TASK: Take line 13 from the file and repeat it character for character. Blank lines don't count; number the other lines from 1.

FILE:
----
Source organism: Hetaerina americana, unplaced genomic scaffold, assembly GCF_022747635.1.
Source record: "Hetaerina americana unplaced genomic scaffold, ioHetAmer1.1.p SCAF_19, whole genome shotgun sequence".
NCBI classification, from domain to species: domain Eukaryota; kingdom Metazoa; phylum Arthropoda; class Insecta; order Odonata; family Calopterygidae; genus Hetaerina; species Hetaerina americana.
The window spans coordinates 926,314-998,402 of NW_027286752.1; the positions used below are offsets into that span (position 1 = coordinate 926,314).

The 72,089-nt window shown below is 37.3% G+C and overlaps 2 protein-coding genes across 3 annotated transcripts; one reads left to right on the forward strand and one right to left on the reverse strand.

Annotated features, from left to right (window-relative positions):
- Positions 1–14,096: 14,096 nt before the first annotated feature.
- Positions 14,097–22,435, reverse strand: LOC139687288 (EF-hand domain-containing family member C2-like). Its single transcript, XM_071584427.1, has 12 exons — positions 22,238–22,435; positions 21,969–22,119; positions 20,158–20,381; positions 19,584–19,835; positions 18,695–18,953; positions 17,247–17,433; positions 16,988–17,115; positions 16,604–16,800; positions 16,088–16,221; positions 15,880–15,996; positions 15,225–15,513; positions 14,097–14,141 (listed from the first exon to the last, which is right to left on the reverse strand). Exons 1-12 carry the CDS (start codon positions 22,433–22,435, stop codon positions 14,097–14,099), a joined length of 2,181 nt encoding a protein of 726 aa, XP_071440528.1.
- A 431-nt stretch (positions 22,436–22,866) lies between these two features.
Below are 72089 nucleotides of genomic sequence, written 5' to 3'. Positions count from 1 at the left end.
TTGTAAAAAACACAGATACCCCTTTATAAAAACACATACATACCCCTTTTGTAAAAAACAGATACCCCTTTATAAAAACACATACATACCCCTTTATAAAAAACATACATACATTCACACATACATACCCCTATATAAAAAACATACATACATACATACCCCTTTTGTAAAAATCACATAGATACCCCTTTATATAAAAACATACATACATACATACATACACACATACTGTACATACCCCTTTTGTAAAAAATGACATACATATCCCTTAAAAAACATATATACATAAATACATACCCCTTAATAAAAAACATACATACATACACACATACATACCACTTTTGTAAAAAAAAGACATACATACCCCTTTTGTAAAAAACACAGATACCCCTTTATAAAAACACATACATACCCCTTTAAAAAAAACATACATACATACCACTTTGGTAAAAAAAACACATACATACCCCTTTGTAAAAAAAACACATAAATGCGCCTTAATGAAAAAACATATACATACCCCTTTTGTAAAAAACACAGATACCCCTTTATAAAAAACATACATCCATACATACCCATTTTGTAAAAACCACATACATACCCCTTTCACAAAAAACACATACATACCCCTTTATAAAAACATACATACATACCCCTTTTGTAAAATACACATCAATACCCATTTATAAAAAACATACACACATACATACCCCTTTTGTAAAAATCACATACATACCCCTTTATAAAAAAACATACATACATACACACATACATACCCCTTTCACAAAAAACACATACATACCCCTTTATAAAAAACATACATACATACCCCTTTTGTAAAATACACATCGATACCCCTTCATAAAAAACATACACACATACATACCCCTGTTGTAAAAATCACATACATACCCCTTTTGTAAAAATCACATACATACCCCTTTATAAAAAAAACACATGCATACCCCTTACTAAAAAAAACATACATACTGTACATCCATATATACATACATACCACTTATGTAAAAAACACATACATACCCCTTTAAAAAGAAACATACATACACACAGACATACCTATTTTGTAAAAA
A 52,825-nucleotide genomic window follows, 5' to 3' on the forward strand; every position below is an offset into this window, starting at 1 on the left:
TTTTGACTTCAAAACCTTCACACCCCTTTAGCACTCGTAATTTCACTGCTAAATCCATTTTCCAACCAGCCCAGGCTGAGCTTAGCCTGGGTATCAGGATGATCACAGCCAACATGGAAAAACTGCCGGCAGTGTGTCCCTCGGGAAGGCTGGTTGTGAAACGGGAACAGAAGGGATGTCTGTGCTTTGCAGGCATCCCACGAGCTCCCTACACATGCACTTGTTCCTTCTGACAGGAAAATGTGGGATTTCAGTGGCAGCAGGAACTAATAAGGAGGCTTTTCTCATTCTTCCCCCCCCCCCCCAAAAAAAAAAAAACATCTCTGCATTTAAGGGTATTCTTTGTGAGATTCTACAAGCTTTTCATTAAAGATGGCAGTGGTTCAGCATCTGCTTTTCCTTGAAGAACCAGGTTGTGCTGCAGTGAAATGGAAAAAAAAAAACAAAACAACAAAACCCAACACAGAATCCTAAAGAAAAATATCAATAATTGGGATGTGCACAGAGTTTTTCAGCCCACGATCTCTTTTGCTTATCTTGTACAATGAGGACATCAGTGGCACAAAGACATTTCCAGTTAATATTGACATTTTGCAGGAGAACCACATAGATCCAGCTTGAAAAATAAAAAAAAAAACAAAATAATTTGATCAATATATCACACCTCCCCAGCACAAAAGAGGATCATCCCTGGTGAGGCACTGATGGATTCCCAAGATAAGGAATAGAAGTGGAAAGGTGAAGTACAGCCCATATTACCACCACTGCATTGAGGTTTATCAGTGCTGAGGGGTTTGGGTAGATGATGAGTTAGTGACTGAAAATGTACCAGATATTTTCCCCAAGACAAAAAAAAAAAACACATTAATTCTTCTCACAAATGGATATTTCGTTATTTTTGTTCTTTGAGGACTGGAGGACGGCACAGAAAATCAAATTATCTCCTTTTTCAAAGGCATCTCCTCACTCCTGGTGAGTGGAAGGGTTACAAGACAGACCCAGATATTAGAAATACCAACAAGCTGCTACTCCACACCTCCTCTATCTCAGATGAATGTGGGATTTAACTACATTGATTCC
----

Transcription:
TTTTGACTTCAAAACCTTCACACCCCTTTAGCACTCGTAATTTCACTGCTAAATCCATTTTCCAACCAGCCCAGGCTGAGCTTAGCCTGGGTATCAGGATGATCACAGCCAACATGGAAAAACTGCCGGCAGTGTGTCCCTCGGGAAGGCTGGTTGTGAAACGGGAACAGAAGGGATGTCTGTGCTTTGCAGGCATCCCACGAGCTCCCTACACATGCACTTGTTCCTTCTGACAGGAAAATGTGGGATTTCAGTGGCAGCAGGAACTAATAAGGAGGCTTTTCTCATTCTTCCCCCCCCCCCCCAAAAAAAAAAAAACATCTCTGCATTTAAGGGTATTCTTTGTGAGATTCTACAAGCTTTTCATTAAAGATGGCAGTGGTTCAGCATCTGCTTTTCCTTGAAGAACCAGGTTGTGCTGCAGTGAAATGGAAAAAAAAAAACAAAACAACAAAACCCAACACAGAATCCTAAAGAAAAATATCAATAATTGGGATGTGCACAGAGTTTTTCAGCCCACGATCTCTTTTGCTTATCTTGTACAATGAGGACATCAGTGGCACAAAGACATTTCCAGTTAATATTGACATTTTGCAGGAGAACCACATAGATCCAGCTTGAAAAATAAAAAAAAAAACAAAATAATTTGATCAATATATCACACCTCCCCAGCACAAAAGAGGATCATCCCTGGTGAGGCACTGATGGATTCCCAAGATAAGGAATAGAAGTGGAAAGGTGAAGTACAGCCCATATTACCACCACTGCATTGAGGTTTATCAGTGCTGAGGGGTTTGGGTAGATGATGAGTTAGTGACTGAAAATGTACCAGATATTTTCCCCAAGACAAAAAAAAAAAACACATTAATTCTTCTCACAAATGGATATTTCGTTATTTTTGTTCTTTGAGGACTGGAGGACGGCACAGAAAATCAAATTATCTCCTTTTTCAAAGGCATCTCCTCACTCCTGGTGAGTGGAAGGGTTACAAGACAGACCCAGATATTAGAAATACCAACAAGCTGCTACTCCACACCTCCTCTATCTCAGATGAATGTGGGATTTAACTACATTGATTCC